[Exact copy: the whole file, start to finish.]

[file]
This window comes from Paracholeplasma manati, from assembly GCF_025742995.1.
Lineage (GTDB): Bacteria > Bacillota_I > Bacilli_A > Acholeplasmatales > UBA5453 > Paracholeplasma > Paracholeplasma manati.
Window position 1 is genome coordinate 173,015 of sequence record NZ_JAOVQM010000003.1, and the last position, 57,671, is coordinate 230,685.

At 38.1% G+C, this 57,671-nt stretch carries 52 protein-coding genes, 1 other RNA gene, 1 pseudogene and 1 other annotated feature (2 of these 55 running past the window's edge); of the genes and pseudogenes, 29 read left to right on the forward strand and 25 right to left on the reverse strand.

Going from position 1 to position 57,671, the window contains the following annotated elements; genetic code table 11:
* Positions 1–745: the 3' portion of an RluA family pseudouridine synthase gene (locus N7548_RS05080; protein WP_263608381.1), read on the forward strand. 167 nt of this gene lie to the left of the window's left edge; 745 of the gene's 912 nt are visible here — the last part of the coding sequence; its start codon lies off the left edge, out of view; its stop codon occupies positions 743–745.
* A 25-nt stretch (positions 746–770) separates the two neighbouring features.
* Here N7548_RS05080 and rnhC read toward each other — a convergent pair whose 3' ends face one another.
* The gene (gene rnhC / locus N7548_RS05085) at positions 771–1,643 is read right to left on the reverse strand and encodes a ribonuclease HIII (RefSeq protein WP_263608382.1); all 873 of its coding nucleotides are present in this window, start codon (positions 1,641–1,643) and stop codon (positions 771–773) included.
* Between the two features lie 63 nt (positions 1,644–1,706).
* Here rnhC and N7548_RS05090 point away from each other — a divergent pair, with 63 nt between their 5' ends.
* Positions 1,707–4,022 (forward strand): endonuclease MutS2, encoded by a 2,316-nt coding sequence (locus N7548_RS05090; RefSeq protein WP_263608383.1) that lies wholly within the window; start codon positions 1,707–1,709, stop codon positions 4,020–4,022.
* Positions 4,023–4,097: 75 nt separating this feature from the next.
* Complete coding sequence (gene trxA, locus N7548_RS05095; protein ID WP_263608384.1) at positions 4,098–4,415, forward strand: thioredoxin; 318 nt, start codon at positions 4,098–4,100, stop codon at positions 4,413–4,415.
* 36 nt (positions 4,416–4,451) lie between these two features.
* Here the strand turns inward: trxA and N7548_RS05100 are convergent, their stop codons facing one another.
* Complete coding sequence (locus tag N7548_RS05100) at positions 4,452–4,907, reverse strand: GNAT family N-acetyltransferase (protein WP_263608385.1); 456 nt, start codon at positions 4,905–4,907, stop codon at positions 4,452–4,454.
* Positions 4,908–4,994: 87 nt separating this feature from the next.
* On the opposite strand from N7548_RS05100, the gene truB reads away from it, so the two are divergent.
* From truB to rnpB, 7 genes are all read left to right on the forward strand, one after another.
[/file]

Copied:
This window comes from Paracholeplasma manati, from assembly GCF_025742995.1.
Lineage (GTDB): Bacteria > Bacillota_I > Bacilli_A > Acholeplasmatales > UBA5453 > Paracholeplasma > Paracholeplasma manati.
Window position 1 is genome coordinate 173,015 of sequence record NZ_JAOVQM010000003.1, and the last position, 57,671, is coordinate 230,685.

At 38.1% G+C, this 57,671-nt stretch carries 52 protein-coding genes, 1 other RNA gene, 1 pseudogene and 1 other annotated feature (2 of these 55 running past the window's edge); of the genes and pseudogenes, 29 read left to right on the forward strand and 25 right to left on the reverse strand.

Going from position 1 to position 57,671, the window contains the following annotated elements; genetic code table 11:
* Positions 1–745: the 3' portion of an RluA family pseudouridine synthase gene (locus N7548_RS05080; protein WP_263608381.1), read on the forward strand. 167 nt of this gene lie to the left of the window's left edge; 745 of the gene's 912 nt are visible here — the last part of the coding sequence; its start codon lies off the left edge, out of view; its stop codon occupies positions 743–745.
* A 25-nt stretch (positions 746–770) separates the two neighbouring features.
* Here N7548_RS05080 and rnhC read toward each other — a convergent pair whose 3' ends face one another.
* The gene (gene rnhC / locus N7548_RS05085) at positions 771–1,643 is read right to left on the reverse strand and encodes a ribonuclease HIII (RefSeq protein WP_263608382.1); all 873 of its coding nucleotides are present in this window, start codon (positions 1,641–1,643) and stop codon (positions 771–773) included.
* Between the two features lie 63 nt (positions 1,644–1,706).
* Here rnhC and N7548_RS05090 point away from each other — a divergent pair, with 63 nt between their 5' ends.
* Positions 1,707–4,022 (forward strand): endonuclease MutS2, encoded by a 2,316-nt coding sequence (locus N7548_RS05090; RefSeq protein WP_263608383.1) that lies wholly within the window; start codon positions 1,707–1,709, stop codon positions 4,020–4,022.
* Positions 4,023–4,097: 75 nt separating this feature from the next.
* Complete coding sequence (gene trxA, locus N7548_RS05095; protein ID WP_263608384.1) at positions 4,098–4,415, forward strand: thioredoxin; 318 nt, start codon at positions 4,098–4,100, stop codon at positions 4,413–4,415.
* 36 nt (positions 4,416–4,451) lie between these two features.
* Here the strand turns inward: trxA and N7548_RS05100 are convergent, their stop codons facing one another.
* Complete coding sequence (locus tag N7548_RS05100) at positions 4,452–4,907, reverse strand: GNAT family N-acetyltransferase (protein WP_263608385.1); 456 nt, start codon at positions 4,905–4,907, stop codon at positions 4,452–4,454.
* Positions 4,908–4,994: 87 nt separating this feature from the next.
* On the opposite strand from N7548_RS05100, the gene truB reads away from it, so the two are divergent.
* From truB to rnpB, 7 genes are all read left to right on the forward strand, one after another.